Kevin De Bruyne’s Manchester City contract renewal, until 2025, compounds Chelsea fans’ transfer misery as the sight of former players excelling elsewhere reaches an unheard-of level of embarrassment.
Among a long list of regrettable sales that includes Mohamed Salah and Romelu Lukaku, the talisman for English football’s most competitive side continues to haunt the Blues the most.
So, here at FootballTransfers, we’ll take a look at how Chelsea have acted to ensure they never make a similar mistake like they did with De Bruyne.
Chelsea’s worst transfer decision?
Now, every club that frequently deals in the transfer market will inevitably get some wrong, but letting go of a future PFA Player’s Player of the Year recipient is far from a regular occurrence.
Chelsea have had a few themselves, in fairness, but letting this one slip through their hands will live long in the memory of the Blues board.
Therefore, it’s no coincidence that while the 29-year-old is busy accruing silverware, the West London club have undergone a barren spell in that department. It wouldn’t be outlandish to suggest that Chelsea may have fared differently with two elite Belgian playmakers, rather than one.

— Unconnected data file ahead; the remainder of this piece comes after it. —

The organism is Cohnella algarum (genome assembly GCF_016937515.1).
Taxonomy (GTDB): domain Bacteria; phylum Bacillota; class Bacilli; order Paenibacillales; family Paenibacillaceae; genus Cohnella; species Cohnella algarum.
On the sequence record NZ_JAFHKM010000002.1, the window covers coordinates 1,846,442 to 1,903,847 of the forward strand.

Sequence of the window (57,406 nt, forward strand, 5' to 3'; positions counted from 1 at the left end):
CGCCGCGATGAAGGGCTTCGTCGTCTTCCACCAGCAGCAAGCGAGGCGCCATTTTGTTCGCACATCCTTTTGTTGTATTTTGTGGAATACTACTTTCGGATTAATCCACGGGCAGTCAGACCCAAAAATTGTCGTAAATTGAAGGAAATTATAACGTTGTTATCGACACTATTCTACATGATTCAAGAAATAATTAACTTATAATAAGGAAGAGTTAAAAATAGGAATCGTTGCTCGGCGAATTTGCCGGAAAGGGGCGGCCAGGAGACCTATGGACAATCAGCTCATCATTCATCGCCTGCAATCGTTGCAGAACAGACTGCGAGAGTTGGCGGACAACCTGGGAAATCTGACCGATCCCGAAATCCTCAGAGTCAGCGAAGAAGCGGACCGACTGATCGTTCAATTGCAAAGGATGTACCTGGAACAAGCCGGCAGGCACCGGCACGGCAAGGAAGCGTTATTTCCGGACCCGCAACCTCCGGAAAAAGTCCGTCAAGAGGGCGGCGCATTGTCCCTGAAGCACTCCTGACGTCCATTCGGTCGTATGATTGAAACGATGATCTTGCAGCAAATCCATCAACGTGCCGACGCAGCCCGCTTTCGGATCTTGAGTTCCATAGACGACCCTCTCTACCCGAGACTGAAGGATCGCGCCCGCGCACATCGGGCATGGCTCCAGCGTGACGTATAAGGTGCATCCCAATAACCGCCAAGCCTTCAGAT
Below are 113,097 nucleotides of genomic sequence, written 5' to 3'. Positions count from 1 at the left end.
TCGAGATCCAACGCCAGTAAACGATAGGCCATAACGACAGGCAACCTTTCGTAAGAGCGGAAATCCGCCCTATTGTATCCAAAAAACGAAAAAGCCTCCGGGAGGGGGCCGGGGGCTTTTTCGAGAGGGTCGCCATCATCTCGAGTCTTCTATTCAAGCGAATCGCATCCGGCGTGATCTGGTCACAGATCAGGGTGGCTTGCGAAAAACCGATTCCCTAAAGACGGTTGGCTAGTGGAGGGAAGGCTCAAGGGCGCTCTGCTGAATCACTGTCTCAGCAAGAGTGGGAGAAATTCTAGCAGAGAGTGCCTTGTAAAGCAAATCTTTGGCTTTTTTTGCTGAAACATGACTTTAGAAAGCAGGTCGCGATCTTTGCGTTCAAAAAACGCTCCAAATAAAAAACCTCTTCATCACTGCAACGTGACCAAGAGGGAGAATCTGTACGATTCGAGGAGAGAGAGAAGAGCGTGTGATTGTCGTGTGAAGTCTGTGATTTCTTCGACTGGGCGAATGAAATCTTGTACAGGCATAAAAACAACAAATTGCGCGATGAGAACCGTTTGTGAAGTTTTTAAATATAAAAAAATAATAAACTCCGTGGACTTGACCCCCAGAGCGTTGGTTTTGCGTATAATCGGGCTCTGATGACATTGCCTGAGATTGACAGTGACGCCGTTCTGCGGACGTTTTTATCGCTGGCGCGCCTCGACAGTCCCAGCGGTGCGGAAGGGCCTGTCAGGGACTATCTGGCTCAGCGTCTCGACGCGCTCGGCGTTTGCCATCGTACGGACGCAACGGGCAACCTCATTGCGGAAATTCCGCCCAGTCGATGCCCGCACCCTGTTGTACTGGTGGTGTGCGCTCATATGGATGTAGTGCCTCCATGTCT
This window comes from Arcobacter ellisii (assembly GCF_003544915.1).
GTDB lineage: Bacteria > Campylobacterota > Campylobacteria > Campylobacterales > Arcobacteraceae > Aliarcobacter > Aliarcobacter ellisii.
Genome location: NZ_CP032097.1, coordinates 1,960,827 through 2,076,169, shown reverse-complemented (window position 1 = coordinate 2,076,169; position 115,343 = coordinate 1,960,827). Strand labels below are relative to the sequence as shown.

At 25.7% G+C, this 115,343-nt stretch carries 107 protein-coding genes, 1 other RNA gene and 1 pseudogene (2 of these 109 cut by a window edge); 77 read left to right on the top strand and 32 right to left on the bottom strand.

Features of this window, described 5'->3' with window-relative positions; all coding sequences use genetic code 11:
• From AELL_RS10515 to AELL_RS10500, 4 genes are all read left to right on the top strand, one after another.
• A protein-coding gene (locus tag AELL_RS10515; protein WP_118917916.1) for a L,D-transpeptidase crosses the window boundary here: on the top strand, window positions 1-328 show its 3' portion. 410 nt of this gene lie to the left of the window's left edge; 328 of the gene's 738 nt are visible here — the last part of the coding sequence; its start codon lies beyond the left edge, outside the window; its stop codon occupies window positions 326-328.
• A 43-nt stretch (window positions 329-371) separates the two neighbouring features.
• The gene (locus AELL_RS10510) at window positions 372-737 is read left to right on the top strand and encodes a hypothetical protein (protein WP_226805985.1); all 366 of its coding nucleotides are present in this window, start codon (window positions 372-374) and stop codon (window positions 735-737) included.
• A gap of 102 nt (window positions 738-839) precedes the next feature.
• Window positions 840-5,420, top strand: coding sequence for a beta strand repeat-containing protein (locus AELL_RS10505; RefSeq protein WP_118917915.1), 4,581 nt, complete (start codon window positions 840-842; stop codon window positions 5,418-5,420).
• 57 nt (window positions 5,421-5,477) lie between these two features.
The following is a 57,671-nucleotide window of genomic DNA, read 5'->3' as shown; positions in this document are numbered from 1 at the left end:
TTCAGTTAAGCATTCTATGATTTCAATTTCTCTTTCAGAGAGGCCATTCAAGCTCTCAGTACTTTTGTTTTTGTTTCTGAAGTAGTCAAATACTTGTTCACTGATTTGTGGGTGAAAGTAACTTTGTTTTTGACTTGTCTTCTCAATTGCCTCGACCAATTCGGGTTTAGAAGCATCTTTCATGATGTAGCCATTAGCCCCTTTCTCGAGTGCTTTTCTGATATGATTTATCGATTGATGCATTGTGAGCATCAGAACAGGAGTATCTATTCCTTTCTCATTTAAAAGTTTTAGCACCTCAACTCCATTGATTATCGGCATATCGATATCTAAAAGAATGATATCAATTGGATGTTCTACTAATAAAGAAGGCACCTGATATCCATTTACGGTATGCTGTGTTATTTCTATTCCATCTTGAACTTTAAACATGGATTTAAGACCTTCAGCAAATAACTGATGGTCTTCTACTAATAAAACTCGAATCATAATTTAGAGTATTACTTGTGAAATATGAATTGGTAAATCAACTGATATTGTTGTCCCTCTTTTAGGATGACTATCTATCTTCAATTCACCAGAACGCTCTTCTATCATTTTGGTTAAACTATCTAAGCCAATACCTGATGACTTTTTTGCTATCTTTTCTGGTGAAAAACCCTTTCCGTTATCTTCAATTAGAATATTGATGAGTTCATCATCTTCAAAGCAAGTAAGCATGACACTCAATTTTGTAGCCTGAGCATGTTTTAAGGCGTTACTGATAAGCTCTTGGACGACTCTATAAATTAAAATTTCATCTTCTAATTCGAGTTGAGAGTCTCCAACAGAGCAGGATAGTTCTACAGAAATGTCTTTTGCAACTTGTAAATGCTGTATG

Blues fans have no doubt been fortunate to witness an all-time great in Eden Hazard but, having been surrounded with mostly far inferior talent, who knows what a tandem of Hazard and De Bruyne could’ve achieved.
And admittedly, the gap between the two sides is more than just the omittance of a world-class creative midfielder, but had the 29-year-old been plying his trade at Stamford Bridge in recent years, you’d have at least seen Chelsea in the title race.
Start of the loan army?
Every year, Chelsea choose to loan a number of players to clubs across Europe as they postpone the ultimate decision of whether to keep or to sell.
This figure can be upwards of 30 at times, with the reason being the club’s indecisiveness on a player’s current and potential ability. The player most responsible for this is one Kevin De Bruyne.
See, De Bruyne was loaned out to German club Werder Bremen in the 2012/13 season, scoring 10 goals, but it seems Jose Mourinho had already given up on the youngster, leading to his permanent departure to Wolfsburg the following year.
The Belgian only spent another 18 months in Germany, again performing well, before Manchester City took a £55m punt in the summer of 2015.
This begs the question – would Chelsea have opted to make De Bruyne part of their first-team plans after his spell at Wolfsburg, had they loaned him out rather than sold him? The answer would seem fairly obvious, yes.
So, to prevent a repeat of this disastrous piece of transfer business, Chelsea have since taken the approach of loaning players out for several seasons as they leave no stone unturned in making the judgement of a players’ ability.
The most fitting example of this is Brazilian winger Lucas Piazon, who spent a total of nine seasons out on loan to seven different clubs in his time at Chelsea, before his eventual sale to Braga in January of this year.
A rather extreme case of holding on to a player far too long, it must be said, but if the method helps to avoid a repeat of the De Bruyne saga, it will be worth the hassle to the Blues, 10-fold.